Boy With a Hat: I always enjoy the words of Vincent Mars, from his really short posts to longer pieces on writing. A curious thinker and original voice. Try “Are You a Handwriter or a Typer?” or “How to Tame Your Greatest Enemy [Time].”

Brevity: I’d feel totally out-of-the-loop in regard to literary nonfiction, memoir, and essay if I weren’t following this blog.

Problem Machine: Intriguing, thought-provoking essays on game playing and narrative design.

The Frailest Thing: Consistently excellent commentary on technology and related themes by Michael Sacasas. Try “From Memory Scarcity to Memory Abundance” or “The Would-Be Assassin and the Camera.”

Callum Hackett: Generally thoughtful, well-written essays on culture, art, science, and more.

culturetwo: Lots of interesting discussions here on internet culture by Brian Droitcour, like “Selfies and Selfiehood,” 8==>, and “Instagram Problems.”

n j w v: There’s a mix of content on Nick Vossbrink’s blog; I like his commentary on photography in particular (such as “Looking at photos” and “Boston”).

tressiemc: The blog of scholar and activist Tressie McMillan Cottom, with thoughts on race, poverty, and culture.

Archaeology and Material Culture: Paul Mullins’ blog on consumer and material culture — timely, relevant discussions on consumerism, authenticity, and more.

Stan Carey: Irish linguist and editor Stan Carey writes about language and grammar in an engaging, entertaining way. I love his discussions on how the English language is evolving, especially in our digital and internet age.

Subatomic Tourism: Photography of miniature worlds. Enough said.

* * *

What’s next for me? I’m moving out of San Francisco in early 2014. My husband and I have exciting plans, which I’ll tell you about soon. I’ll be focusing on a new site, and a project that I think is a natural extension of Writing Through the Fog. 

I look forward to telling you more. For now, happy holidays — I’ll be in the Dominican Republic later this week, and will likely share photographs in the new year.

Published by Cheri Lucas Rowlands

Senior editor at Longreads / Automattic

15 thoughts on “What I Read in 2013

  1. Thanks for the interesting reads and striking photos. I especially like the purple and yellow lily pad photo–makes you stop and think. Happy trails again!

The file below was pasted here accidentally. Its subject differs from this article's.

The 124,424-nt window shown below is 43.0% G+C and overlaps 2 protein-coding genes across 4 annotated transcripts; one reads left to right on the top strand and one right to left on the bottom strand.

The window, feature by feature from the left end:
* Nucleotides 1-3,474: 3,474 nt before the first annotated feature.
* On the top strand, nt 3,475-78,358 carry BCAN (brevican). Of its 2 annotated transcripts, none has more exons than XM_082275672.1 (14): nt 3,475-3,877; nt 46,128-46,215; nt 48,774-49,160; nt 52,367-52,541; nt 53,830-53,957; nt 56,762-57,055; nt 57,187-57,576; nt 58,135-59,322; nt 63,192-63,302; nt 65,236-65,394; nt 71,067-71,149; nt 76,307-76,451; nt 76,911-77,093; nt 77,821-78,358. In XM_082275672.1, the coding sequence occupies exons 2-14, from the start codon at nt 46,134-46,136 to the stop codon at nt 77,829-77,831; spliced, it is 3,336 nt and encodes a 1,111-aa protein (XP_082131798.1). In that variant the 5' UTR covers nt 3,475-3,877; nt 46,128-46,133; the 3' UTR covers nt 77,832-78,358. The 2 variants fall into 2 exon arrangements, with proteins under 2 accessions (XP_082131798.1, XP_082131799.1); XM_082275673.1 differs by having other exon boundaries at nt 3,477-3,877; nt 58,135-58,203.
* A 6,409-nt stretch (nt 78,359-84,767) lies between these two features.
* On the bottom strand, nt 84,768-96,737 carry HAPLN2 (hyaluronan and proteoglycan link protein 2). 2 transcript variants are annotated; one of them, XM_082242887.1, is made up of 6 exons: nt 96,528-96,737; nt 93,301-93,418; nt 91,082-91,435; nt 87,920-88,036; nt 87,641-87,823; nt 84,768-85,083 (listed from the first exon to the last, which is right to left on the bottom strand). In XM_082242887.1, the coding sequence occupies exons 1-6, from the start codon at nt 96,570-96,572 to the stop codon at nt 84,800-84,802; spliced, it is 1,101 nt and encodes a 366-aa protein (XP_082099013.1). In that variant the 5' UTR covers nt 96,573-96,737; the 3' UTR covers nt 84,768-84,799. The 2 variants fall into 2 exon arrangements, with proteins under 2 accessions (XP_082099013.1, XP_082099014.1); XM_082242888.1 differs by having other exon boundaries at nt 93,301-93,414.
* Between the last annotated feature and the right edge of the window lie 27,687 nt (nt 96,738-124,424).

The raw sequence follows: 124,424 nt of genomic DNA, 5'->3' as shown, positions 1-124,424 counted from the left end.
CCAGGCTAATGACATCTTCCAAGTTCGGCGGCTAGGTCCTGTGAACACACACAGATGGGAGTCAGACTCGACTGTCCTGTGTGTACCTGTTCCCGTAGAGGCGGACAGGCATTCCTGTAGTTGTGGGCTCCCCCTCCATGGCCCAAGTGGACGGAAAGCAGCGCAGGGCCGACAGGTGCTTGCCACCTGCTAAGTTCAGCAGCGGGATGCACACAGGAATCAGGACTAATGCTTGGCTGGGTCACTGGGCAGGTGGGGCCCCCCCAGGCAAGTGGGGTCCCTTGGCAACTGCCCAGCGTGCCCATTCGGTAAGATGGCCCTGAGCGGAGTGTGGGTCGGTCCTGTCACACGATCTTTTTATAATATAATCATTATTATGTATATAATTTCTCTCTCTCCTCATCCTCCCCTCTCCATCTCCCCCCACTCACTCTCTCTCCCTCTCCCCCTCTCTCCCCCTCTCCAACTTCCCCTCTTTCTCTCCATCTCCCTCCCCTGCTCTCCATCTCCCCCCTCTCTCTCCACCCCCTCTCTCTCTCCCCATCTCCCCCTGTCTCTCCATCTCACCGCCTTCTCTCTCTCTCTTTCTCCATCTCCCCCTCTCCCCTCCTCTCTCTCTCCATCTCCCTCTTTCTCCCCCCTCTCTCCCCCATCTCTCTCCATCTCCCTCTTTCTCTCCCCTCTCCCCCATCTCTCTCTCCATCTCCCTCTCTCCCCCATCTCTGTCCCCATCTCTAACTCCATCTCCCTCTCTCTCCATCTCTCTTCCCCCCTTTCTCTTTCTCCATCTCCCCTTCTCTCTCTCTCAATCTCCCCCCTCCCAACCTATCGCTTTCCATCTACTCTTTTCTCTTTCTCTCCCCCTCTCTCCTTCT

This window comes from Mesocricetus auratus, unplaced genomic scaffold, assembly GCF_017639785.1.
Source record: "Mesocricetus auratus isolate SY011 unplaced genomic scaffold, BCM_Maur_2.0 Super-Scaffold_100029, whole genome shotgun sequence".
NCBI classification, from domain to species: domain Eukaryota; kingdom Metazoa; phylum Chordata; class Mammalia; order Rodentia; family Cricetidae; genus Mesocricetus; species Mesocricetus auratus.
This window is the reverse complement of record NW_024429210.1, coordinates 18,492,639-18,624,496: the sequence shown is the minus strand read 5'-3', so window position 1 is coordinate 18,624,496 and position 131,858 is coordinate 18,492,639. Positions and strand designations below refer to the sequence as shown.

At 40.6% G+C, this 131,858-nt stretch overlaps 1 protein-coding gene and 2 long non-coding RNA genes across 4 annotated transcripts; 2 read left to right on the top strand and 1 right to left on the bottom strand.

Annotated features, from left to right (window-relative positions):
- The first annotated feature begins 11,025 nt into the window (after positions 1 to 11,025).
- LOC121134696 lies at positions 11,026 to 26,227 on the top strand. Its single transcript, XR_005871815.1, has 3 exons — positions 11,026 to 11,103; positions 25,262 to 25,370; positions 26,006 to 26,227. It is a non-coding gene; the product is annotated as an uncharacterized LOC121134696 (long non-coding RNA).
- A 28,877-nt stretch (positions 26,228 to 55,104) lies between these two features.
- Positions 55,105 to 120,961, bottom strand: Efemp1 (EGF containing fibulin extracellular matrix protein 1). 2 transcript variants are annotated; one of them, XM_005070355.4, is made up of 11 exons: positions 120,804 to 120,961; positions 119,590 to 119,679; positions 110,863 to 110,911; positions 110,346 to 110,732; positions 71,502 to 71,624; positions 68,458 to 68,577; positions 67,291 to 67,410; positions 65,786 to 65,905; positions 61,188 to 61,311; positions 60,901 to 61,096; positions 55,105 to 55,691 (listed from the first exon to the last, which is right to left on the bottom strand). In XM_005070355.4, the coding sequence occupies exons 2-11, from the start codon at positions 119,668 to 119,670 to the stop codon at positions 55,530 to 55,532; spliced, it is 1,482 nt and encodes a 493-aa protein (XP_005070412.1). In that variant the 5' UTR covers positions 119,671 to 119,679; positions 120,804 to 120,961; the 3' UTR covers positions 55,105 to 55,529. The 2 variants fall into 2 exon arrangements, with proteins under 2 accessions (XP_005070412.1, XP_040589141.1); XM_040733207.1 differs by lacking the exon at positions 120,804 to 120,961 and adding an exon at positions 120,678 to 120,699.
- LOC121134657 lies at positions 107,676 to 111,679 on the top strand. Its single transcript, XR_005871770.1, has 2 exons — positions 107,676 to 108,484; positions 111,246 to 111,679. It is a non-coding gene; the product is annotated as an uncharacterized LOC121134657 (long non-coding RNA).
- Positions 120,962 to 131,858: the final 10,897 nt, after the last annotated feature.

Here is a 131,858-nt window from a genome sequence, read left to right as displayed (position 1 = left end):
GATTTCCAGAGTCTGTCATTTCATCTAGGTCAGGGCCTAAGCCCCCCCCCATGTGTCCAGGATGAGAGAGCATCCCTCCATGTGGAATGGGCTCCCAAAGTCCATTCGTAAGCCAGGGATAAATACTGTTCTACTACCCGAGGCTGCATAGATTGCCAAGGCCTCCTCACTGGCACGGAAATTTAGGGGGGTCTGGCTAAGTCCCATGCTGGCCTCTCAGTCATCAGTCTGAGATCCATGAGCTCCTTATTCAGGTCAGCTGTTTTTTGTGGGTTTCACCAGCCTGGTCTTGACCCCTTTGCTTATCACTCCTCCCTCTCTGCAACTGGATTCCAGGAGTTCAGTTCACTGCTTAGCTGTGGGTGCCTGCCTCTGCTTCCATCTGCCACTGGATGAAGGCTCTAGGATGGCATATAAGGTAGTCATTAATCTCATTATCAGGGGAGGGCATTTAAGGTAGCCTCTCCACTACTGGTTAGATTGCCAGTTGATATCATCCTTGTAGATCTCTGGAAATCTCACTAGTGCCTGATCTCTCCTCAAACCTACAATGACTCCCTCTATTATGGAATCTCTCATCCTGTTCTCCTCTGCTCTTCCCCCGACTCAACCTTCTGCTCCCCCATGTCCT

2. Hi Cheri, thanks for this very interesting selection (and for the kind mention). I’ve been enjoying exploring the sites and pages I wasn’t aware of before.
    Good luck with the move!

  3. I’ll check on Alec Nevala Lee’s blog….catch my eye because, I always came up with bright ideas while showering, thanks for sharing. And, write more. Happy new year.

  4. love your blog. It’s very thoughtful. Many blogs out there now are so flippant and trying to portray an attitude instead of letting the writing bring you in. Not yours though. Your great writing brings the reader in naturally. Good luck in your future projects!

  5. Cheri, Congratulations to you and your husband. New beginnings and blessings in 2014. Will miss having you as one of our S.F. own. Always a pleasure to follow your blogs and appreciate your thoughtful musings always. Thanks for the long list of suggested reading… YIKES! more distractions from work. Cheers!

  6. There is nothing I love more than a list of new reads and links while I’m on vacation. I am so glad to read your own writing every single year and I’m looking forward to hearing where 2014 takes you. Thank you for the lovely shout out and happy holidays, dearest!

  7. There’s a lot of meat here for holiday reading – I can’t wait wait to dive into some of your picks here. I read Lopate’s “The Essay, an Exercise in Doubt” via your link here and vibrated when I read this line: “Whether writing essays or just going about daily life, I am constantly second-guessing myself. My mind is filled with “yes, buts,” “so whats?” This is how I go through life; Lopate is my new BFF.

    Thank you for including my blog among these wonderful reads, Cheri. I too am a fan of Vela Magazine and Brevity, and I’m honored to be listed on the same page with them. Merry Christmas, Happy Holidays, and I can’t wait to read about your new adventures.

  8. Some interesting recommendations there, thanks. If you like science writing with a quirky, humorous edge, then I’d recommend the blog The Last Word On Nothing, I subscribe to it and learn new stuff every day.
    Enjoy your holiday and have a great new year.

  9. Thank you Cheri for all the links on so many tech subjects, especially those that relate to SF, my home town. There is much about its current culture that is unsustainable. Sigh. I have not lived there for 35+ years. However, I have a brother with a home atop Stanyan St. and my oldest son lives in Oakland and works downtown in “The City.” So, I visit often.

    I’m enjoying your writing and photos.

    1. Thanks for your note. I realize there was another piece I read (in San Francisco Magazine of all places, which is normally too glossy/fluffy for me) that was interesting: Arise, Tenderloin.

      Focused on the Tenderloin area. I’d read it a while ago, but it was an interesting look into the neighborhood (if it can be helped, and if it *wants* to be helped). I’d felt it was a bit too optimistic in the end, but worth a read if you’re interested in the current landscape of the city.

      Happy holidays to you, and thanks so much for reading my blog.

  10. I wonder if you read something interesting about history in 2013. Did you read any book by Taleb (like “Black Swan”)?